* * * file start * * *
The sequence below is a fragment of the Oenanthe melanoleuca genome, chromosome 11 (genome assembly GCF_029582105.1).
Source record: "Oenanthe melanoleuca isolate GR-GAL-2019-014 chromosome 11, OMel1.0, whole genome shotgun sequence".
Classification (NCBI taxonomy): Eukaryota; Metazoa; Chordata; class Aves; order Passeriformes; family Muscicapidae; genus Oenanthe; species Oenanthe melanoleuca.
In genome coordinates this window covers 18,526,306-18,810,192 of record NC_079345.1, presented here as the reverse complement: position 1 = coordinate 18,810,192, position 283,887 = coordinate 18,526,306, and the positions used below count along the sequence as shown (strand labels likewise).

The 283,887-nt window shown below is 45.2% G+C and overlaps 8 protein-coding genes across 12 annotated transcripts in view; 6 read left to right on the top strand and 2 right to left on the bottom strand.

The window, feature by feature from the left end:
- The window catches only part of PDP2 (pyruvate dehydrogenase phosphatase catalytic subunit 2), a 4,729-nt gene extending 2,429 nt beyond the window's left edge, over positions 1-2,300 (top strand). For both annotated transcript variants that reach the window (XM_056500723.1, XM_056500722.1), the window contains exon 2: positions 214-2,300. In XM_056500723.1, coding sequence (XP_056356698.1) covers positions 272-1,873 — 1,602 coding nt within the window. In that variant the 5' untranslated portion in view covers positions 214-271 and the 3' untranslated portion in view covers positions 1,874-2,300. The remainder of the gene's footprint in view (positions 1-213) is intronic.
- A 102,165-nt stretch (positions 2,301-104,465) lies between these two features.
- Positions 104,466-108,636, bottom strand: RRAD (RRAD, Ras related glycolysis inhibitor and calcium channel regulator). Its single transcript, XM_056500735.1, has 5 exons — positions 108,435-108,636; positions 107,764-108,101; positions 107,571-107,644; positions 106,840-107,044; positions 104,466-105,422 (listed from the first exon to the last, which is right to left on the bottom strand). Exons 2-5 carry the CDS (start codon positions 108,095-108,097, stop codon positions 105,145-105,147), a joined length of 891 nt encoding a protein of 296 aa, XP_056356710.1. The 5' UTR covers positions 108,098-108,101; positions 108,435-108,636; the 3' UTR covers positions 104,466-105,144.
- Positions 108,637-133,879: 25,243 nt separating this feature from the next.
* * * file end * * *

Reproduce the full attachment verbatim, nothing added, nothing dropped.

The sequence below is a fragment of the Oenanthe melanoleuca genome, chromosome 11 (genome assembly GCF_029582105.1).
Source record: "Oenanthe melanoleuca isolate GR-GAL-2019-014 chromosome 11, OMel1.0, whole genome shotgun sequence".
Classification (NCBI taxonomy): Eukaryota; Metazoa; Chordata; class Aves; order Passeriformes; family Muscicapidae; genus Oenanthe; species Oenanthe melanoleuca.
In genome coordinates this window covers 18,526,306-18,810,192 of record NC_079345.1, presented here as the reverse complement: position 1 = coordinate 18,810,192, position 283,887 = coordinate 18,526,306, and the positions used below count along the sequence as shown (strand labels likewise).

The 283,887-nt window shown below is 45.2% G+C and overlaps 8 protein-coding genes across 12 annotated transcripts in view; 6 read left to right on the top strand and 2 right to left on the bottom strand.

The window, feature by feature from the left end:
- The window catches only part of PDP2 (pyruvate dehydrogenase phosphatase catalytic subunit 2), a 4,729-nt gene extending 2,429 nt beyond the window's left edge, over positions 1-2,300 (top strand). For both annotated transcript variants that reach the window (XM_056500723.1, XM_056500722.1), the window contains exon 2: positions 214-2,300. In XM_056500723.1, coding sequence (XP_056356698.1) covers positions 272-1,873 — 1,602 coding nt within the window. In that variant the 5' untranslated portion in view covers positions 214-271 and the 3' untranslated portion in view covers positions 1,874-2,300. The remainder of the gene's footprint in view (positions 1-213) is intronic.
- A 102,165-nt stretch (positions 2,301-104,465) lies between these two features.
- Positions 104,466-108,636, bottom strand: RRAD (RRAD, Ras related glycolysis inhibitor and calcium channel regulator). Its single transcript, XM_056500735.1, has 5 exons — positions 108,435-108,636; positions 107,764-108,101; positions 107,571-107,644; positions 106,840-107,044; positions 104,466-105,422 (listed from the first exon to the last, which is right to left on the bottom strand). Exons 2-5 carry the CDS (start codon positions 108,095-108,097, stop codon positions 105,145-105,147), a joined length of 891 nt encoding a protein of 296 aa, XP_056356710.1. The 5' UTR covers positions 108,098-108,101; positions 108,435-108,636; the 3' UTR covers positions 104,466-105,144.
- Positions 108,637-133,879: 25,243 nt separating this feature from the next.